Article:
But that was the case for drivers in the greater Atlanta area on Wednesday morning, as the Atlanta Hawks picked up the tab for all drivers at northbound and southbound tolls on GA 400.

The toll is only 50 cents, but hey, it's better than nothing.

In addition to paying tolls for two hours, the team handed out schedules, air fresheners and gift cards.

"Our hometown fans were introduced to a team with a lot of new faces this preseason, and now the Atlanta Hawks are ready to get the 2012-13 season underway," said team president Bob Williams.. "As an expression of our gratitude to the Metro Atlanta area and our fans for their support, we will pay all tolls during the morning commute."

It has been somewhat of a tumultuous offseason for the Hawks, with the team trading its biggest star (Joe Johnson) along with a former first-round draft pick (Marvin Williams). The recently hired president of basketball operations Danny Ferry added Lou Williams, Kyle Korver, Devin Harris, Anthony Morrow and John Jenkins.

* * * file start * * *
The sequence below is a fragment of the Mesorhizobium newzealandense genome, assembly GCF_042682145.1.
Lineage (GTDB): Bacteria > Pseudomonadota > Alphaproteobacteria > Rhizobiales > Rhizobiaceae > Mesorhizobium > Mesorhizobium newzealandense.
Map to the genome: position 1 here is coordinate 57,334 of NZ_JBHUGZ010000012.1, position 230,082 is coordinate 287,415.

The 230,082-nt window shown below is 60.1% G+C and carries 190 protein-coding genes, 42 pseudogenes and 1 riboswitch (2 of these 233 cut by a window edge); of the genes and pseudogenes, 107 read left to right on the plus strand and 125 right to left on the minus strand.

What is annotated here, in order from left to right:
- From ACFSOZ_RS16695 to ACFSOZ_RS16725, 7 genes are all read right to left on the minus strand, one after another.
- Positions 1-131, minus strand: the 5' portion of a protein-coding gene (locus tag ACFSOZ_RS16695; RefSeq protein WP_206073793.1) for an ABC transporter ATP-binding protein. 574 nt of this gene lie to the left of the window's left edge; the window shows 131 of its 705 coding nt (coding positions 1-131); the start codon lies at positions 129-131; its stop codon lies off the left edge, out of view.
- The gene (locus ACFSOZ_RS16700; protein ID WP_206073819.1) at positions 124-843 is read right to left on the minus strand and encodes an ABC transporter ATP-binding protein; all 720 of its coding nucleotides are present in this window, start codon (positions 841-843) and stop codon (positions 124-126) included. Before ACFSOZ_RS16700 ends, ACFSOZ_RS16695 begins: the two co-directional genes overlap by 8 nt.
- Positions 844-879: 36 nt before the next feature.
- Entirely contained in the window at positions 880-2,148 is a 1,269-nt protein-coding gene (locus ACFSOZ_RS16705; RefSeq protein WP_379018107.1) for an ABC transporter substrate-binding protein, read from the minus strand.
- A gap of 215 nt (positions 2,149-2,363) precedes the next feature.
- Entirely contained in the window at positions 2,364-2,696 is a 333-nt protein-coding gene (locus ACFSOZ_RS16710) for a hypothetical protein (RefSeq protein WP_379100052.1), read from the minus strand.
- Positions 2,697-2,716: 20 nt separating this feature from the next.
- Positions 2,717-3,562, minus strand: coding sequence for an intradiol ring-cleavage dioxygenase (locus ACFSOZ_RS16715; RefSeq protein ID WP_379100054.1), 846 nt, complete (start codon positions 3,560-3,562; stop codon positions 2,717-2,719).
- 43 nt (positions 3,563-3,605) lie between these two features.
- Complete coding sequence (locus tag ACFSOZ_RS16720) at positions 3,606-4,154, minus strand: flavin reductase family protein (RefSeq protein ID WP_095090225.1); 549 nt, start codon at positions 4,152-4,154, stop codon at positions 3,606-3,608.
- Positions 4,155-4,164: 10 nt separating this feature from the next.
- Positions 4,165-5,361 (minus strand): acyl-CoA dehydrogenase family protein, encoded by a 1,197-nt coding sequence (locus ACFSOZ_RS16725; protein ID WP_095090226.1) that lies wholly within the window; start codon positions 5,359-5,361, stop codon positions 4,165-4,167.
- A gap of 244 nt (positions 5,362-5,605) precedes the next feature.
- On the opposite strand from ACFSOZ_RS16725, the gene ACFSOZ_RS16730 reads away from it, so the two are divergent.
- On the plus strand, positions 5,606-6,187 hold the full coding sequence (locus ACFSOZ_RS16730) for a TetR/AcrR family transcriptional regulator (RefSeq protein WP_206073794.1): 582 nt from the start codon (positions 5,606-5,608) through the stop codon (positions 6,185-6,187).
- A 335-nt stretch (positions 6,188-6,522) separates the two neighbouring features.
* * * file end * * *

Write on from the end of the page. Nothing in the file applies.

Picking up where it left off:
(H/T to Darren Rovell)

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For as big an impact as he made on the field for the San Francisco 49ers, Steve Young has a post-NFL legacy that is shaping up to be just as significant.

The Hall of Famer and Super Bowl XXIX MVP is a noted philanthropist who has worked with various charities throughout his career. He even created his own organization, the Forever Young Foundation, and has provided numerous opportunities to countless children across the glove for nearly two decades.

Young's latest initiative is dedicated to 17-year-old Sophie Barton, a family friend who passed away unexpectedly on a hike with her mother in Salt Lake City. Sophie was a musician who often sang in hospitals, and Young and his foundation are looking to honor her by introducing music therapy to a Bay Area hospital.

"You've got children who can't even speak, yet in music therapy, they can sing," said Young's wife, Barb. "Children that can't move, then in music therapy, they're able to dance, or bang on a drum."